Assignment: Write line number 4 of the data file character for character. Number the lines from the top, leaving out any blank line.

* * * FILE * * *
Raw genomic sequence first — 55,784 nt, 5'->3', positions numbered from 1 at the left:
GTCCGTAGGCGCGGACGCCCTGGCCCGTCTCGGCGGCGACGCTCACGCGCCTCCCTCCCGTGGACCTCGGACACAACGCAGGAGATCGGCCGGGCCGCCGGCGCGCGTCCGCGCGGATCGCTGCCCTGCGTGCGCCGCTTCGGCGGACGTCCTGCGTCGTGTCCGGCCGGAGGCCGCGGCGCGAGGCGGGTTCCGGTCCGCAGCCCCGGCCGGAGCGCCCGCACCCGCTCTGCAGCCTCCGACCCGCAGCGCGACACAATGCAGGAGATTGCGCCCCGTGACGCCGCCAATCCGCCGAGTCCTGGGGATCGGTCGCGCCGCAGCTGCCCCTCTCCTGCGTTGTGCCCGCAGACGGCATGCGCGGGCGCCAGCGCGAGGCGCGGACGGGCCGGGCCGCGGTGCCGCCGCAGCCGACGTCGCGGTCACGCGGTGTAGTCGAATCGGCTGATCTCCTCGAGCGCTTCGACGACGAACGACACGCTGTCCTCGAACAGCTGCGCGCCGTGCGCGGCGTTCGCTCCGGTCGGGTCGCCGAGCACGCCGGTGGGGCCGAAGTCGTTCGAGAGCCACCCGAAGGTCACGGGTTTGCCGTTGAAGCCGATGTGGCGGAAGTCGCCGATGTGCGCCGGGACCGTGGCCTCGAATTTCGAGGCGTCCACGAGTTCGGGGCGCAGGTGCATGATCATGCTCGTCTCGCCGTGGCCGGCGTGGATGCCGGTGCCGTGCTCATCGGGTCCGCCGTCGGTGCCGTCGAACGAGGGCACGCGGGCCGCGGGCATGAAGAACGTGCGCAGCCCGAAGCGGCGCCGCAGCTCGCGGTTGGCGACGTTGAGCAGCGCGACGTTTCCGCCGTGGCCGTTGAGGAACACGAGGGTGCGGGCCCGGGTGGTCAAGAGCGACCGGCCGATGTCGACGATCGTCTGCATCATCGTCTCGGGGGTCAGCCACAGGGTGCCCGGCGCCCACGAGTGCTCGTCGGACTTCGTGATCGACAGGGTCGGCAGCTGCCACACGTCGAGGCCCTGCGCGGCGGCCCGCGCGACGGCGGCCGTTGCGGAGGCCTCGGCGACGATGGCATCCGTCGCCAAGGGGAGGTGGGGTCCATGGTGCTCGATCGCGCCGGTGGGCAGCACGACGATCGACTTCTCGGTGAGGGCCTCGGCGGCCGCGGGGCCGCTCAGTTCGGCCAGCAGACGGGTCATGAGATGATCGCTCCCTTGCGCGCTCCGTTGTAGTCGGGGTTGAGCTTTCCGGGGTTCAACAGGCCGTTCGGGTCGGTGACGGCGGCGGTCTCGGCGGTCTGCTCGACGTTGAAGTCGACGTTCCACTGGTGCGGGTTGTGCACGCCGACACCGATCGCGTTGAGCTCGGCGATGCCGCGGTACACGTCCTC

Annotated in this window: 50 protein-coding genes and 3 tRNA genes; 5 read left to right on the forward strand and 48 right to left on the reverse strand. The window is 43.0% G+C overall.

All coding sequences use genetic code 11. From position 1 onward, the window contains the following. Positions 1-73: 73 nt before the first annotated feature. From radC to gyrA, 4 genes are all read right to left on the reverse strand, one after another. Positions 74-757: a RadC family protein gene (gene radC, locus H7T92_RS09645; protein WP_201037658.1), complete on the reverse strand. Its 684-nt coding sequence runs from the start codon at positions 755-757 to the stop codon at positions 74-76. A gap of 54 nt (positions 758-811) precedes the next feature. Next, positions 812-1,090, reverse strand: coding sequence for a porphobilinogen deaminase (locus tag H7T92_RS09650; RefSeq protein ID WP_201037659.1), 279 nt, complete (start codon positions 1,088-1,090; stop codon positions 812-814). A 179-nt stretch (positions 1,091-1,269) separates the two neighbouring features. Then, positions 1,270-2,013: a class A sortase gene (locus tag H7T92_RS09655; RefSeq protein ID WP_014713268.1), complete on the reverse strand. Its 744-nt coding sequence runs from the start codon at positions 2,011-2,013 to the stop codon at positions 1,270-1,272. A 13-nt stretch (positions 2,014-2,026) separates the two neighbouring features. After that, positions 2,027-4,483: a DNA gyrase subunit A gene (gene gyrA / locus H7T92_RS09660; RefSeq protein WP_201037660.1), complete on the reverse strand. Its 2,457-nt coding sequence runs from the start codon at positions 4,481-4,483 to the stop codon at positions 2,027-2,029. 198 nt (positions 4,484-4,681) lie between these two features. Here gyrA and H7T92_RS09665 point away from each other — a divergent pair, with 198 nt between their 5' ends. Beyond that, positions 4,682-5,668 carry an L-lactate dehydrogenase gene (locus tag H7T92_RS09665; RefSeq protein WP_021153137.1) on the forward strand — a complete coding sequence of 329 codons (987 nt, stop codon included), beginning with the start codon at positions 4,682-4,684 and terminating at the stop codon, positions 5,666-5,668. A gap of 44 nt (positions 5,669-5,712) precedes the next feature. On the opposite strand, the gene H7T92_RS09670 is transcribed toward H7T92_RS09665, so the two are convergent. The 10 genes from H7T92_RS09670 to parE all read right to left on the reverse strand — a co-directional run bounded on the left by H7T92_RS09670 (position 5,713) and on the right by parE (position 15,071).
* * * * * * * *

All coding sequences use genetic code 11. From position 1 onward, the window contains the following. Positions 1-73: 73 nt before the first annotated feature. From radC to gyrA, 4 genes are all read right to left on the reverse strand, one after another. Positions 74-757: a RadC family protein gene (gene radC, locus H7T92_RS09645; protein WP_201037658.1), complete on the reverse strand. Its 684-nt coding sequence runs from the start codon at positions 755-757 to the stop codon at positions 74-76. A gap of 54 nt (positions 758-811) precedes the next feature. Next, positions 812-1,090, reverse strand: coding sequence for a porphobilinogen deaminase (locus tag H7T92_RS09650; RefSeq protein ID WP_201037659.1), 279 nt, complete (start codon positions 1,088-1,090; stop codon positions 812-814). A 179-nt stretch (positions 1,091-1,269) separates the two neighbouring features. Then, positions 1,270-2,013: a class A sortase gene (locus tag H7T92_RS09655; RefSeq protein ID WP_014713268.1), complete on the reverse strand. Its 744-nt coding sequence runs from the start codon at positions 2,011-2,013 to the stop codon at positions 1,270-1,272. A 13-nt stretch (positions 2,014-2,026) separates the two neighbouring features. After that, positions 2,027-4,483: a DNA gyrase subunit A gene (gene gyrA / locus H7T92_RS09660; RefSeq protein WP_201037660.1), complete on the reverse strand. Its 2,457-nt coding sequence runs from the start codon at positions 4,481-4,483 to the stop codon at positions 2,027-2,029. 198 nt (positions 4,484-4,681) lie between these two features. Here gyrA and H7T92_RS09665 point away from each other — a divergent pair, with 198 nt between their 5' ends. Beyond that, positions 4,682-5,668 carry an L-lactate dehydrogenase gene (locus tag H7T92_RS09665; RefSeq protein WP_021153137.1) on the forward strand — a complete coding sequence of 329 codons (987 nt, stop codon included), beginning with the start codon at positions 4,682-4,684 and terminating at the stop codon, positions 5,666-5,668. A gap of 44 nt (positions 5,669-5,712) precedes the next feature. On the opposite strand, the gene H7T92_RS09670 is transcribed toward H7T92_RS09665, so the two are convergent. The 10 genes from H7T92_RS09670 to parE all read right to left on the reverse strand — a co-directional run bounded on the left by H7T92_RS09670 (position 5,713) and on the right by parE (position 15,071).